Waters' usual troupe of actors, the Dreamlanders, played minor roles in Polyester compared to Waters' previous films Desperate Living, Female Trouble, and Pink Flamingos, which starred several Dreamlanders in major roles. Only two Dreamlanders, Divine and Edith Massey, received top billing in this film. Dreamlander perennials Mink Stole, Mary Vivian Pearce, Cookie Mueller, Sharon Niesp, Marina Melin, Susan Lowe, and Jean Hill played small roles in Polyester. While their parts are integral to the plot, they are much smaller compared to their earlier roles.
Principal photography for the film took place over the course of three weeks in October 1979.
Polyester was the first Waters film to skirt the mainstream, even garnering an R rating (his previous films were all unrated or rated X—the equivalent of the Motion Picture Association of America's present-day NC-17 rating). The film was set in a middle-class suburb of Baltimore instead of its slums and bohemian neighborhoods, the setting of Waters' earlier films.
These are the only songs known to be in the film:
- "Polyester" by Tab Hunter – words and music by Chris Stein and Debbie Harry
- "Be My Daddy's Baby (Lu-Lu's Theme)" by Michael Kamen – words and music by Harry and Kamen
- "The Best Thing" by Bill Murray – words and music by Harry and Kamen
Polyester was a send-up of women's pictures, an exploitative genre of film that was popular from the 1950–60s and typically featured bored, unfulfilled, or otherwise troubled women, usually middle-aged suburban housewives, finding release or escape through the arrival of a handsome younger man. Women's pictures were typically hackneyed B-movies, but Waters specifically styled Polyester after the work of the director Douglas Sirk, making use of similar lighting and editing techniques, even using film equipment and movie-making techniques from Sirk's era.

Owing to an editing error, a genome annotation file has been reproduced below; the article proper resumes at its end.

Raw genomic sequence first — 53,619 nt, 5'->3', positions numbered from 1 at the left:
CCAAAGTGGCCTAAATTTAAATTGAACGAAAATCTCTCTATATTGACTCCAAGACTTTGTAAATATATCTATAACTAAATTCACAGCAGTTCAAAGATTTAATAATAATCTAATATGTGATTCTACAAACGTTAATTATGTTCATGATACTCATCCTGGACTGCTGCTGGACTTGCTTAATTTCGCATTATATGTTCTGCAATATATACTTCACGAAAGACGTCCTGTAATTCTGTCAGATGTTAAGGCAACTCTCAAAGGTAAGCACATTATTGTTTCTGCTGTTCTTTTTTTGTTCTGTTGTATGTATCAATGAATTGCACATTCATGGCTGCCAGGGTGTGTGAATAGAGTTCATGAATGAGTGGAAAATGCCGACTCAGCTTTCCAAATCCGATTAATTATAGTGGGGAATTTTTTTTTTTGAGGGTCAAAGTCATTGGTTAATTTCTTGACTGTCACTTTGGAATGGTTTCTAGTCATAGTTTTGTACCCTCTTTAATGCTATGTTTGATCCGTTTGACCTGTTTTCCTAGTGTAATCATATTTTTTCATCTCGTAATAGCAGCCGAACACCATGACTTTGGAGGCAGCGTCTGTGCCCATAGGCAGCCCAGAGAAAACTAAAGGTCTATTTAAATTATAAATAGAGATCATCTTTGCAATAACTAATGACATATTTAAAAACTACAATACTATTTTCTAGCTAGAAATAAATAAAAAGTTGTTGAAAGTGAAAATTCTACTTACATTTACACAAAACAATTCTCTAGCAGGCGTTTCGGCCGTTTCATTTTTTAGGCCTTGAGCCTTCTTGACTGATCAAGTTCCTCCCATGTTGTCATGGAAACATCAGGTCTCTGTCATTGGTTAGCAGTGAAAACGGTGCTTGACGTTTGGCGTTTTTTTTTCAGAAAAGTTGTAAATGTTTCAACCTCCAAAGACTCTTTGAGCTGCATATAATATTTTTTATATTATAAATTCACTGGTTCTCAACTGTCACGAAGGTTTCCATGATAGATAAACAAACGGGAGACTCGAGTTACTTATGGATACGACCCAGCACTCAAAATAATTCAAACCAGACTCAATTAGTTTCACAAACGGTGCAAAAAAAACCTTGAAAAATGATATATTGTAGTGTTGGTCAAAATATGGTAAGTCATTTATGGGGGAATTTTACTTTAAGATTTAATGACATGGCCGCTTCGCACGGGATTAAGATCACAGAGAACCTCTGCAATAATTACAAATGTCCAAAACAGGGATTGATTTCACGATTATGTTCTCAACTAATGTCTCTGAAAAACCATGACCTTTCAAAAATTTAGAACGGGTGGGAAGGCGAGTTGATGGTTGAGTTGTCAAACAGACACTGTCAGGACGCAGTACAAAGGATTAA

Odors, especially Francine's particularly keen sense of smell, play an important role in the film. To highlight this, Waters designed Odorama, a "scratch-and-sniff" gimmick inspired by the work of William Castle and the 1960 film Scent of Mystery, which featured a device called Smell-O-Vision. Special cards with spots numbered 1 through 10 were distributed to audience members before the show, in the manner of 3D glasses. When a number flashed on the screen, viewers were to scratch and sniff the appropriate spot. Smells included the scent of flowers, pizza, glue, gas, grass, and feces. For the first DVD release of the film the smell of glue was changed due to, as Waters states, "political correctness". The gimmick was advertised with the tag "It'll blow your nose!"
After being prompted to scratch and sniff a bouquet of roses, viewers are subjected to a series of mostly foul-smelling odors, and thus fall victim to the director's prank.
The ten smells are:
- 1. Roses
- 2. Flatulence
- 3. Model airplane glue
- 4. Pizza
- 5. Gasoline
- 6. Skunk
- 7. Natural gas
- 8. New car smell
- 9. Dirty shoes
- 10. Air freshener
A video release omits the numbers flashing onscreen as well as the opening introduction explaining Odorama. This version, created by Lorimar-Telepictures, was shown on cable TV in the United States.
Waters expressed his delight at having the film's audiences actually "pay to smell shit" on the commentary track of the film's 2004 DVD release.
The 2011 film Spy Kids: All the Time in the World uses a scratch and sniff card now called "Aromascope", which is advertised as providing the fourth dimension in its "4D" format.
The film was re-screened by Midnight Movies at the Edinburgh International Film Festival in June 2011. The Odorama cards were recreated by Midnight Movies, Little Joe Magazine, and The Aroma Company to allow viewers to interact with the film as originally intended.
|“||Ordinarily, Mr. Waters is not everyone's cup of tea — but Polyester, which opens today at the National and other theaters, is not Mr. Waters' ordinary movie. It's a very funny one, with a hip, stylized humor that extends beyond the usual limitations of his outlook. This time, the comic vision is so controlled and steady that Mr. Waters need not rely so heavily on the grotesque touches that make his other films such perennial favorites on the weekend Midnight Movie circuit. Here's one that can just as well be shown in the daytime.||”|
- "POLYESTER (X)". GTO Films & Video Ltd. British Board of Film Classification. Retrieved October 25, 2013.
- "Polyester (1981) - Box office / business". Internet Movie Database. Amazon.com. Retrieved October 25, 2013.
- "Polyester (1981)". IMDb. Retrieved February 22, 2015.
- Neil Gaiman, Kim Newman, Ghastly Beyond Belief, Arrow Books, 1985, ISBN 0-09-936830-7, p. 193
- Waters, John (2006). The Simpsons The Complete Eighth Season DVD commentary for the episode "Homer's Phobia" (DVD). 20th Century Fox.
- Waters, John (2006). This Filthy World (DVD). Red Envelope Entertainment.
- Polyester at Rotten Tomatoes
|Wikiquote has quotations related to: Polyester|